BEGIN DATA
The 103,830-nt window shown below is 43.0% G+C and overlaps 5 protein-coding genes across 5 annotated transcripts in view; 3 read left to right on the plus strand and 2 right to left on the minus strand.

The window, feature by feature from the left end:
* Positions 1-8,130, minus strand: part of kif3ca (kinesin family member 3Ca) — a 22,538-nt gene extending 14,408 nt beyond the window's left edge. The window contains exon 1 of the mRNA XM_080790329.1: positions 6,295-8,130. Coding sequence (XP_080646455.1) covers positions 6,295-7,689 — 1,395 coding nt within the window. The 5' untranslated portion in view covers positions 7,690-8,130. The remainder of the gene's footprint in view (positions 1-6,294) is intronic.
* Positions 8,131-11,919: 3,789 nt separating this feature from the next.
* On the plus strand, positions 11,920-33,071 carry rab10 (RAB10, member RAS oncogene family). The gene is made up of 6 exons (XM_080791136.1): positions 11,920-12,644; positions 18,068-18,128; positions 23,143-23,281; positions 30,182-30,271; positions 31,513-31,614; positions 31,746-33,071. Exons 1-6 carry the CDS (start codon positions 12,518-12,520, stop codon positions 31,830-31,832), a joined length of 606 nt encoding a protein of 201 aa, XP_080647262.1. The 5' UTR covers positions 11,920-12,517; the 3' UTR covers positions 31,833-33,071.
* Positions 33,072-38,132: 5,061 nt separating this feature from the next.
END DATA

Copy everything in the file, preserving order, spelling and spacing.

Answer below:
The 103,830-nt window shown below is 43.0% G+C and overlaps 5 protein-coding genes across 5 annotated transcripts in view; 3 read left to right on the plus strand and 2 right to left on the minus strand.

The window, feature by feature from the left end:
* Positions 1-8,130, minus strand: part of kif3ca (kinesin family member 3Ca) — a 22,538-nt gene extending 14,408 nt beyond the window's left edge. The window contains exon 1 of the mRNA XM_080790329.1: positions 6,295-8,130. Coding sequence (XP_080646455.1) covers positions 6,295-7,689 — 1,395 coding nt within the window. The 5' untranslated portion in view covers positions 7,690-8,130. The remainder of the gene's footprint in view (positions 1-6,294) is intronic.
* Positions 8,131-11,919: 3,789 nt separating this feature from the next.
* On the plus strand, positions 11,920-33,071 carry rab10 (RAB10, member RAS oncogene family). The gene is made up of 6 exons (XM_080791136.1): positions 11,920-12,644; positions 18,068-18,128; positions 23,143-23,281; positions 30,182-30,271; positions 31,513-31,614; positions 31,746-33,071. Exons 1-6 carry the CDS (start codon positions 12,518-12,520, stop codon positions 31,830-31,832), a joined length of 606 nt encoding a protein of 201 aa, XP_080647262.1. The 5' UTR covers positions 11,920-12,517; the 3' UTR covers positions 31,833-33,071.
* Positions 33,072-38,132: 5,061 nt separating this feature from the next.